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Subject: RE: Obit: The Death of the English Pub.
From: GUEST,HSA
Date: 23 Feb 09 - 08:02 AM

As a musician who plays in pubs regularly, the smoking ban has certainly improved the quality of my nights out (and the state of my throat, concertina and guitar), but it certainly did reduce the number of people coming in to CERTAIN kinds of pubs. (Particularly the Irish workmen's, few jars after work kinds).

Landlords are quick to blame the smoking ban for a further reduction in numbers but that does not explain why some pubs are flourishing and some are not. And it's not just the price of beer or the breathalyser either. One of the sessions I go to is in the bar of a 4 star hotel where I am told the price of Guinness is £4 a pint. But it's always busy and sometimes very busy, it serves good food and has comfortable chairs. It's well managed, the venue supports live music and it has a lively commumity feel to it despite being a hotel.

Another is in a suburban pub which is always packed, have they just come for the music? Well maybe, but it has a very proactive landlord and staff who have been there for a while and know the customers. It has a welcoming atmosphere. All the other pubs round there look nearly empty.

Generallly, pubs that have decided to go down the good food route are usually very busy, even in the middle of nowhere.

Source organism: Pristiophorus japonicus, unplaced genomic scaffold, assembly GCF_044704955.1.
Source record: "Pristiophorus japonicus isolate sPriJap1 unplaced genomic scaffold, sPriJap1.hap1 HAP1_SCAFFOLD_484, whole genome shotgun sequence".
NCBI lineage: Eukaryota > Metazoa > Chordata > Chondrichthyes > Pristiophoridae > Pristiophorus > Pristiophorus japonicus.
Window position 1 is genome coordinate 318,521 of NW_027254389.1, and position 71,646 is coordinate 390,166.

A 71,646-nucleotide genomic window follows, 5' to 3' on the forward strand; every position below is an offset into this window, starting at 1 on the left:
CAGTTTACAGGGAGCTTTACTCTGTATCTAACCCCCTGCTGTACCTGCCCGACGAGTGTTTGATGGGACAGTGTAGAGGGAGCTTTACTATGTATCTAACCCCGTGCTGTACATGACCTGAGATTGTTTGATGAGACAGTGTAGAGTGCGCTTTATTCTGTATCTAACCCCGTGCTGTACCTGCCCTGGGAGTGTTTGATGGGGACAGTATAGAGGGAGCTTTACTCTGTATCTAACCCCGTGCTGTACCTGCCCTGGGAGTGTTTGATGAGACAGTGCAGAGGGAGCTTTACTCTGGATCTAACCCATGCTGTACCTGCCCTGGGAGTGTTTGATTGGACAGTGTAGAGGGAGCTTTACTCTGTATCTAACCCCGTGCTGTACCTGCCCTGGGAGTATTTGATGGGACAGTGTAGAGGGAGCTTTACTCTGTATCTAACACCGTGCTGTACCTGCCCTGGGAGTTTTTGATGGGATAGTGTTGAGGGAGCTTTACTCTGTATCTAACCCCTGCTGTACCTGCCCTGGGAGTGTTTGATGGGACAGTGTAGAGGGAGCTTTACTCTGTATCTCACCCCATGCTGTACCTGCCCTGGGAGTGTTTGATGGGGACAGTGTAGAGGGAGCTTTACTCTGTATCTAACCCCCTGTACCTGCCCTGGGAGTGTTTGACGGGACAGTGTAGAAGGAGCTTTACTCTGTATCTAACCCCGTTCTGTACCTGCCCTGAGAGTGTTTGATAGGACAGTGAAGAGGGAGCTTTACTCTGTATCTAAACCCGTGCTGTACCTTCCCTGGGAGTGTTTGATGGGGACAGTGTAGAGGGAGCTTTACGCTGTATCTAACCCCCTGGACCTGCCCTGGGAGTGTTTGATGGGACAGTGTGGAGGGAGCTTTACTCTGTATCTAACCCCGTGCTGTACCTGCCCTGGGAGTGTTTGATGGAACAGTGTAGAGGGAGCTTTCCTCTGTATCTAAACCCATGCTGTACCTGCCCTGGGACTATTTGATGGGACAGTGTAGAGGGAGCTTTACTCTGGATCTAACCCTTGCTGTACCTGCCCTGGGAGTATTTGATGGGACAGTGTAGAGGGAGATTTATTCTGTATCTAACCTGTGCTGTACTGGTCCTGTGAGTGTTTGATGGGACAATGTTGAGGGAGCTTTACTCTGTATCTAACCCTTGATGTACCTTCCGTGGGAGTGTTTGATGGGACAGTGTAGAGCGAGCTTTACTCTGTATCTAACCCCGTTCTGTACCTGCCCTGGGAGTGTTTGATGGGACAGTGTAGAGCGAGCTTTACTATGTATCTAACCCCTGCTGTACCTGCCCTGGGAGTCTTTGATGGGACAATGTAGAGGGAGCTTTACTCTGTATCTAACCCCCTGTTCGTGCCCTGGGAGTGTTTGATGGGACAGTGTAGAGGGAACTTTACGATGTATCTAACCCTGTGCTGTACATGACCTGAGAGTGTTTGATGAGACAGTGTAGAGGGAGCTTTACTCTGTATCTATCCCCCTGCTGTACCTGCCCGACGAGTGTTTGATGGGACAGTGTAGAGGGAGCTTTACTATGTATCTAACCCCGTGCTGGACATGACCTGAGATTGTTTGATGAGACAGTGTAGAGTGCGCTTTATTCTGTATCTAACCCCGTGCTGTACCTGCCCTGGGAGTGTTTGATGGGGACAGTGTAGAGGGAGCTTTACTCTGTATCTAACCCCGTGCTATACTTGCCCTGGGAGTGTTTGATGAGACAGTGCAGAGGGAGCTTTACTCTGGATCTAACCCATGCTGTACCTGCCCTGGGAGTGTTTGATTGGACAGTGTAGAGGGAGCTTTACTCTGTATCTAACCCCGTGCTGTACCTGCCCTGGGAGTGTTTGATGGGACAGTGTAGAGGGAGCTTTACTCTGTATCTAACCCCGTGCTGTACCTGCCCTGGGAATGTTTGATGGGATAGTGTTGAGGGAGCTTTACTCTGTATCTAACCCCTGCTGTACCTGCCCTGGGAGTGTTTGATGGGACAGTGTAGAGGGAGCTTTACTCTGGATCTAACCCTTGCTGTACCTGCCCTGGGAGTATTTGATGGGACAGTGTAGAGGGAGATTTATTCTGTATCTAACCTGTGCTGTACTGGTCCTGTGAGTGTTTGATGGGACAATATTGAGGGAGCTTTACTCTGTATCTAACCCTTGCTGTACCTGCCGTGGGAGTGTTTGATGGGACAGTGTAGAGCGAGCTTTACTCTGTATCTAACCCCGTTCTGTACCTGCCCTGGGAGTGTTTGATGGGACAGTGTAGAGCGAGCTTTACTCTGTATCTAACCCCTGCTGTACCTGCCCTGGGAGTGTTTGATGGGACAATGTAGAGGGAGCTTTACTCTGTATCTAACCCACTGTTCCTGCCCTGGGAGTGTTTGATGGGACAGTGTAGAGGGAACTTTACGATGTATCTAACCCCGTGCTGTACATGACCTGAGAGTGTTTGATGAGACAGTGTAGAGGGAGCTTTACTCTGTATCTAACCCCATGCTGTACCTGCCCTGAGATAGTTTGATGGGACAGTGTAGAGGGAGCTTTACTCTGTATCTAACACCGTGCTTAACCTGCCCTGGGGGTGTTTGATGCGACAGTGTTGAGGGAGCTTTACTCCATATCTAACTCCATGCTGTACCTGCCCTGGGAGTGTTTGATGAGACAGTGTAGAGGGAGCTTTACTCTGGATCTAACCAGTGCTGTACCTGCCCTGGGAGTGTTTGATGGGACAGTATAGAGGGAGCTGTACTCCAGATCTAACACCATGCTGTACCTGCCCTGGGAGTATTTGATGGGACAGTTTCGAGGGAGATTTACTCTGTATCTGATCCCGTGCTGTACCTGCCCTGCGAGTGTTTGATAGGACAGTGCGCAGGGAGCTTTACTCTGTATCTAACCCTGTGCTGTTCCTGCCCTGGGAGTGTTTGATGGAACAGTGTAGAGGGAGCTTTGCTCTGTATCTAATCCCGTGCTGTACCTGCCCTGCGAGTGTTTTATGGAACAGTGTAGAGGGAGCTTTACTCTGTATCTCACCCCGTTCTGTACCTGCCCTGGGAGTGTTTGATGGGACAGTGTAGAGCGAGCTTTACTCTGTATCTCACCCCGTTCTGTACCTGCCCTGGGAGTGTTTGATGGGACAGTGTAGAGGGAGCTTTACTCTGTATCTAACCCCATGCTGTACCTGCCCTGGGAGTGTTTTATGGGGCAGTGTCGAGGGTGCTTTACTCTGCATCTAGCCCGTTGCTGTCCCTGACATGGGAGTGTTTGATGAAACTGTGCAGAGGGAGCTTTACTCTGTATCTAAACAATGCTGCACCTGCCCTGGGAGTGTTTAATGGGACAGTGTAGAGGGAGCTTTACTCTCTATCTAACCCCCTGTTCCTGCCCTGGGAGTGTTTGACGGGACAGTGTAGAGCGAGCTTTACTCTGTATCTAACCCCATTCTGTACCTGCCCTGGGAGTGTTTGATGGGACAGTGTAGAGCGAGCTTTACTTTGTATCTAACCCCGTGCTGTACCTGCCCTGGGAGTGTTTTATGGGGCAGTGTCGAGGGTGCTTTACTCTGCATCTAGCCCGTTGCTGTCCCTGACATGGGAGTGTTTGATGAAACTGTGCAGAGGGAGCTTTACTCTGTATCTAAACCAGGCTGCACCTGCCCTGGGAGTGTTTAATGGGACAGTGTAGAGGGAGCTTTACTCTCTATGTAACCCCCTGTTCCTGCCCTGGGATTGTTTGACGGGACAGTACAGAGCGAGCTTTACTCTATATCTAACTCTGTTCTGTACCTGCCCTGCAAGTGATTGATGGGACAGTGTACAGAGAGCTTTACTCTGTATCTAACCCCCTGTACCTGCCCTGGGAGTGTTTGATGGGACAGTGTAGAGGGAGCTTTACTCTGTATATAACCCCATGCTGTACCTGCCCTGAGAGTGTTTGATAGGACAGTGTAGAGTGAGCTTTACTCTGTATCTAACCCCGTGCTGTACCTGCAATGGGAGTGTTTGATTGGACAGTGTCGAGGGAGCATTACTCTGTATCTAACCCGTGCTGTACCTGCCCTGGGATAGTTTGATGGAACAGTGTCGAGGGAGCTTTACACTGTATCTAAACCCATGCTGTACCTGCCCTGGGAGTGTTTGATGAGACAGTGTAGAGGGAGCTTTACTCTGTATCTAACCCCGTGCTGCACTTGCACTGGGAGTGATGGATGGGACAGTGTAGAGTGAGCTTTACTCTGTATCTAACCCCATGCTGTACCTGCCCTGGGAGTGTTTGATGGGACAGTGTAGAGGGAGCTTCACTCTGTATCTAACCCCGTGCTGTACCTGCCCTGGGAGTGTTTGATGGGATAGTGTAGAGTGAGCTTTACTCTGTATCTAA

From my perspective the successful pubs today have: Number One - an involved, active, present landlord who works to make their pub an attractive place to visit - whether for the food, the beer, the activities or the music. Absentee landlords seem to be a big contributor to empty pubs and I guess in there we can include the ones run by big property chains with managers rather than landlords.

Well that's my two-pennorth anyway.

Helen


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Subject: RE: Obit: The Death of the English Pub.
From: melodeonboy
Date: 23 Feb 09 - 08:26 AM

My impression of both Greene King and Fuller's is that they've mutated from respectable brewers into pub companies that have more interest in exapansion and takeovers than in the quality of the beer or their pubs. (As a student in Cambridge in the 70s, I claim to have extensive long-term experience of Greene King pubs and beers!).